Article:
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Album Review

The Soft Machine were many things to many people, but to most, the real Soft Machine ceased to exist when founder Robert Wyatt left to work on his conspicuously titled Matching Mole project. This departure is generally credited to the Soft Machine's creative advance away from prog rock and toward jazz fusion. Three years and three records after Wyatt's departure, this creative motion was in full sail, and the release of Six cemented the band in their distant station beyond the gravity of anything that resembled rock and its spacious, cutting-edge sonics and more symmetrical rhythms. The jazz era that began on Fourth and continued through the '70s mutates slightly on Six, from the free improvisational structures used frequently on prior releases into a somewhat more constrained fusion design. This is due largely to new member Karl Jenkins, who makes a mighty impact on the Soft Machine's sound with his sax playing and songwriting — and who later took creative control over the group, bringing in several guitarists to solidify a fusion sound. Half live and half studio album, Six will never interest classic-era stalwarts, but Jenkins and drummer John Marshall lead old-timers Mike Ratledge and Hugh Hopper through some nifty fusion exercises that fans of the genre (and obscure '70s music of every kind) might find very enjoyable.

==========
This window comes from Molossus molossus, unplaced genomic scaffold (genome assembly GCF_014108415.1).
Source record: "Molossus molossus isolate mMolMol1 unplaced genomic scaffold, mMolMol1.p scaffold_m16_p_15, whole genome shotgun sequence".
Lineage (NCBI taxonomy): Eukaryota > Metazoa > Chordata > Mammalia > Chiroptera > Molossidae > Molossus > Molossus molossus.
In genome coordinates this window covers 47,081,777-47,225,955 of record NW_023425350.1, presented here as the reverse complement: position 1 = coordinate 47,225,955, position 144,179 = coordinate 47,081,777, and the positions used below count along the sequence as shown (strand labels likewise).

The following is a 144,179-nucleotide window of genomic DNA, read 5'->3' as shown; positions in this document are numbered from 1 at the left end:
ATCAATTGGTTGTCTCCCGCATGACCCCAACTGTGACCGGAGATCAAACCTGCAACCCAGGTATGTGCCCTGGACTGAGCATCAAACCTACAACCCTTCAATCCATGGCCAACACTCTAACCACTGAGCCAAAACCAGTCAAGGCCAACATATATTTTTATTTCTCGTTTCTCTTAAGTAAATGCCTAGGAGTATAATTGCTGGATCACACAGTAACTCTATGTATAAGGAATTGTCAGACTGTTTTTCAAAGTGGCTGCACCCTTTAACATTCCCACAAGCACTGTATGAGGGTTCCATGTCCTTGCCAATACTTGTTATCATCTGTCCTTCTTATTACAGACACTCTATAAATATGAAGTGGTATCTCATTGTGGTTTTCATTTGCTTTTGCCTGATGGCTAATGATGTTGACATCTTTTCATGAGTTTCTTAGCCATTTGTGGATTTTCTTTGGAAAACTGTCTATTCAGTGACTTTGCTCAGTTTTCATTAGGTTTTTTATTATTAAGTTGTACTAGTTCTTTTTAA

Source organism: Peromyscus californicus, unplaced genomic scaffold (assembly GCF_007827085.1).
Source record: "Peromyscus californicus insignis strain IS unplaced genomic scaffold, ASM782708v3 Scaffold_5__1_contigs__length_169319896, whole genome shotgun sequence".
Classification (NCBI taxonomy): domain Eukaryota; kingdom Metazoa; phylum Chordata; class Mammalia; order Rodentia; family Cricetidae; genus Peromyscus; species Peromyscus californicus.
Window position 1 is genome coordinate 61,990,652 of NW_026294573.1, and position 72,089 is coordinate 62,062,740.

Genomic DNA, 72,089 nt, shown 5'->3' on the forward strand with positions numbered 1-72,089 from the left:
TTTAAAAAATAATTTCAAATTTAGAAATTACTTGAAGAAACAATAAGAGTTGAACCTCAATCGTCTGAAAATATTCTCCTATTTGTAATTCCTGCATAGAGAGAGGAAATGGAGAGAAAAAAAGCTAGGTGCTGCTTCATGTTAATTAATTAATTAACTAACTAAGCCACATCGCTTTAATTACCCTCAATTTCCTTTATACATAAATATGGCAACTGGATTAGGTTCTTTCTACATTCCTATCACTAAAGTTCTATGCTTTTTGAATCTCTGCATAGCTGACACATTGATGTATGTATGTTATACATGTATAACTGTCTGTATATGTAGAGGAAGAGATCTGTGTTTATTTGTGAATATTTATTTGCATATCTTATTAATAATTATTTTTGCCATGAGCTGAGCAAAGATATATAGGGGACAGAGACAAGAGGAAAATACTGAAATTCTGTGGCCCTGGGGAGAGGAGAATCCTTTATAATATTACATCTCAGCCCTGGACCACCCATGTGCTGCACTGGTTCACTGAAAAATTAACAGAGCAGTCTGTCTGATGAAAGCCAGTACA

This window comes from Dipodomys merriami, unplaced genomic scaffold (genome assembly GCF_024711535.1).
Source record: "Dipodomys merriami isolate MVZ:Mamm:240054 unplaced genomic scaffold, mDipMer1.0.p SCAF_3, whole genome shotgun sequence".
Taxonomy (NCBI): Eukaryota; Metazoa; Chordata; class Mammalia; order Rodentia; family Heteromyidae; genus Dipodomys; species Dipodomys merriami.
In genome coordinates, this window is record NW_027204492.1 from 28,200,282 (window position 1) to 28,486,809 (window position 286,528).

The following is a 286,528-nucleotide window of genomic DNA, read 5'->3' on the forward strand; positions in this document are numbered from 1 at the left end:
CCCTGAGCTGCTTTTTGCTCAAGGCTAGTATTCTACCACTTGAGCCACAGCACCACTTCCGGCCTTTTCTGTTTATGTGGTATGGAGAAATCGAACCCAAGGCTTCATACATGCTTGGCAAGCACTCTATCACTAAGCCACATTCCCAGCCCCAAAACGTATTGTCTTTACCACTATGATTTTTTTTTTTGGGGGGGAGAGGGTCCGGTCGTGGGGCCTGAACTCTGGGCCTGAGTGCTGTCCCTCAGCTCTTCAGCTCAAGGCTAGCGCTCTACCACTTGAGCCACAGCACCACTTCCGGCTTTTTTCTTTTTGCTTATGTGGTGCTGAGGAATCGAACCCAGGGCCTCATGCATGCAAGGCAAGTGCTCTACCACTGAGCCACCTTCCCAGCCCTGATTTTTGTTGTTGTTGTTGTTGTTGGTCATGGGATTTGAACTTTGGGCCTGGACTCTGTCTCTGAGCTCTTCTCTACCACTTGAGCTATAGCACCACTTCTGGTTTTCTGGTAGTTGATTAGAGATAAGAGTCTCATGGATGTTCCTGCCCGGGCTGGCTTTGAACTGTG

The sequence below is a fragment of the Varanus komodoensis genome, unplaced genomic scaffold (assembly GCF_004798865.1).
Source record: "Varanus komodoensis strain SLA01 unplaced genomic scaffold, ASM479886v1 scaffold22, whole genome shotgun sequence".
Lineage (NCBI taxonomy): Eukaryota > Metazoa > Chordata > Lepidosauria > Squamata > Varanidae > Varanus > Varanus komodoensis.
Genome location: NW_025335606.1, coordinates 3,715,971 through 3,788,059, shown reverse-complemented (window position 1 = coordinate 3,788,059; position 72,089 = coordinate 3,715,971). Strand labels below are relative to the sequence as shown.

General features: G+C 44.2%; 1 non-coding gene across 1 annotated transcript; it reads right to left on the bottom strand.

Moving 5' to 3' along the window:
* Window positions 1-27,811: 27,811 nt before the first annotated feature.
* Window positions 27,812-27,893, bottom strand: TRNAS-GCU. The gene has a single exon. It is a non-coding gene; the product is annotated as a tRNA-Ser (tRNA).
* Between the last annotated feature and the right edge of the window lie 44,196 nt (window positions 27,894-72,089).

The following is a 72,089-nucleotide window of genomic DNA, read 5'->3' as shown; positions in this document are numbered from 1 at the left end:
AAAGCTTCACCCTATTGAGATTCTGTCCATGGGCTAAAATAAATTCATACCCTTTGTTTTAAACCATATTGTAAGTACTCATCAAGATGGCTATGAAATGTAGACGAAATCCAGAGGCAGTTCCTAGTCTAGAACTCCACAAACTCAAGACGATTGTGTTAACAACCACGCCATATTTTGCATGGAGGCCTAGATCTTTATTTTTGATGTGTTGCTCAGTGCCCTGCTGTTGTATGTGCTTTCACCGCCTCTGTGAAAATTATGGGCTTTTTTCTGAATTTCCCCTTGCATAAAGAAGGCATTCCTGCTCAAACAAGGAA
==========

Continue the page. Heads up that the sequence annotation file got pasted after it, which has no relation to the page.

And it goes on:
Biography

Formed: 1966 in Canterbury, Kent, England

Genre: Rock

Years Active: '60s, '70s, '80s

Soft Machine were never a commercial enterprise and indeed still remain unknown even to many listeners who came of age during the late '60s and early '70s, when the group was at its peak. In their own way, however, they were one of the more influential bands of their era, and certainly one of the most influential underground ones. One of the original British psychedelic groups, they were also instrumental in the birth of both progressive rock and jazz-rock. They were also the central foundation of...
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Six, Soft Machine
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